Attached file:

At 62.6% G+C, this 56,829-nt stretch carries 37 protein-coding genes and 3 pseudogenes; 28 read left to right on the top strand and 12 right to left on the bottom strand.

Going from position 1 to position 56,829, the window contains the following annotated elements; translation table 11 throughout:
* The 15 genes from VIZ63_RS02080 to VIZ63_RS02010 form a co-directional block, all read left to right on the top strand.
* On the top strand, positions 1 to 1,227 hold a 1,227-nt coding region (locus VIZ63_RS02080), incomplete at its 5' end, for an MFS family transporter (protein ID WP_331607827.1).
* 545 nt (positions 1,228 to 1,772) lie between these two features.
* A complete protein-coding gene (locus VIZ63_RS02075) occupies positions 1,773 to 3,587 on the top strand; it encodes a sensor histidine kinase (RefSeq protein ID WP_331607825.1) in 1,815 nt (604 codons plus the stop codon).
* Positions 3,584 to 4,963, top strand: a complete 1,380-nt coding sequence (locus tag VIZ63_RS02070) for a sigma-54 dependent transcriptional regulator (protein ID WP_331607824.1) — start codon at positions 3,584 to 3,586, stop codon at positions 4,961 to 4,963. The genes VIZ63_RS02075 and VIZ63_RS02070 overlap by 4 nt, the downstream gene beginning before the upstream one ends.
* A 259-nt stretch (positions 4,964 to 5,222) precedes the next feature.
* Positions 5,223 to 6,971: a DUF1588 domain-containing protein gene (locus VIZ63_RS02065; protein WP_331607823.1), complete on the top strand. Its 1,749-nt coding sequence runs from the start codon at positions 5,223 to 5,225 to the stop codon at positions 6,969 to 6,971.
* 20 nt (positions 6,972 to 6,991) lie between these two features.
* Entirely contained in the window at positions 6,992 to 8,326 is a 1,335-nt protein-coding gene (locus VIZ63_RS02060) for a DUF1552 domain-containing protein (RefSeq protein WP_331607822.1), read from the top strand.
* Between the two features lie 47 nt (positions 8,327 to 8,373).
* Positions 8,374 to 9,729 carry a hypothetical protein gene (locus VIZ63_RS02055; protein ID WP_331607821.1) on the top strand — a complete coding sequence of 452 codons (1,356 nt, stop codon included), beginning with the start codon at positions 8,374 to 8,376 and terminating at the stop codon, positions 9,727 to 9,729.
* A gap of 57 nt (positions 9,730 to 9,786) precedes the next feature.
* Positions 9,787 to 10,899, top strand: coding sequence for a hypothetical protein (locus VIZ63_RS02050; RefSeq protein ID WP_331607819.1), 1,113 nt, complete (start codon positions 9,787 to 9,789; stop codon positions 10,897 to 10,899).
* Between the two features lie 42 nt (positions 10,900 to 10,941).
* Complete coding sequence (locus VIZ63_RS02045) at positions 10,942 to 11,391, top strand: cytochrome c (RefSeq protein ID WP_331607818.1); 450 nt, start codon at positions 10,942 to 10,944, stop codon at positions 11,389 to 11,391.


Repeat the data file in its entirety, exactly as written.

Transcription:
At 62.6% G+C, this 56,829-nt stretch carries 37 protein-coding genes and 3 pseudogenes; 28 read left to right on the top strand and 12 right to left on the bottom strand.

Going from position 1 to position 56,829, the window contains the following annotated elements; translation table 11 throughout:
* The 15 genes from VIZ63_RS02080 to VIZ63_RS02010 form a co-directional block, all read left to right on the top strand.
* On the top strand, positions 1 to 1,227 hold a 1,227-nt coding region (locus VIZ63_RS02080), incomplete at its 5' end, for an MFS family transporter (protein ID WP_331607827.1).
* 545 nt (positions 1,228 to 1,772) lie between these two features.
* A complete protein-coding gene (locus VIZ63_RS02075) occupies positions 1,773 to 3,587 on the top strand; it encodes a sensor histidine kinase (RefSeq protein ID WP_331607825.1) in 1,815 nt (604 codons plus the stop codon).
* Positions 3,584 to 4,963, top strand: a complete 1,380-nt coding sequence (locus tag VIZ63_RS02070) for a sigma-54 dependent transcriptional regulator (protein ID WP_331607824.1) — start codon at positions 3,584 to 3,586, stop codon at positions 4,961 to 4,963. The genes VIZ63_RS02075 and VIZ63_RS02070 overlap by 4 nt, the downstream gene beginning before the upstream one ends.
* A 259-nt stretch (positions 4,964 to 5,222) precedes the next feature.
* Positions 5,223 to 6,971: a DUF1588 domain-containing protein gene (locus VIZ63_RS02065; protein WP_331607823.1), complete on the top strand. Its 1,749-nt coding sequence runs from the start codon at positions 5,223 to 5,225 to the stop codon at positions 6,969 to 6,971.
* 20 nt (positions 6,972 to 6,991) lie between these two features.
* Entirely contained in the window at positions 6,992 to 8,326 is a 1,335-nt protein-coding gene (locus VIZ63_RS02060) for a DUF1552 domain-containing protein (RefSeq protein WP_331607822.1), read from the top strand.
* Between the two features lie 47 nt (positions 8,327 to 8,373).
* Positions 8,374 to 9,729 carry a hypothetical protein gene (locus VIZ63_RS02055; protein ID WP_331607821.1) on the top strand — a complete coding sequence of 452 codons (1,356 nt, stop codon included), beginning with the start codon at positions 8,374 to 8,376 and terminating at the stop codon, positions 9,727 to 9,729.
* A gap of 57 nt (positions 9,730 to 9,786) precedes the next feature.
* Positions 9,787 to 10,899, top strand: coding sequence for a hypothetical protein (locus VIZ63_RS02050; RefSeq protein ID WP_331607819.1), 1,113 nt, complete (start codon positions 9,787 to 9,789; stop codon positions 10,897 to 10,899).
* Between the two features lie 42 nt (positions 10,900 to 10,941).
* Complete coding sequence (locus VIZ63_RS02045) at positions 10,942 to 11,391, top strand: cytochrome c (RefSeq protein ID WP_331607818.1); 450 nt, start codon at positions 10,942 to 10,944, stop codon at positions 11,389 to 11,391.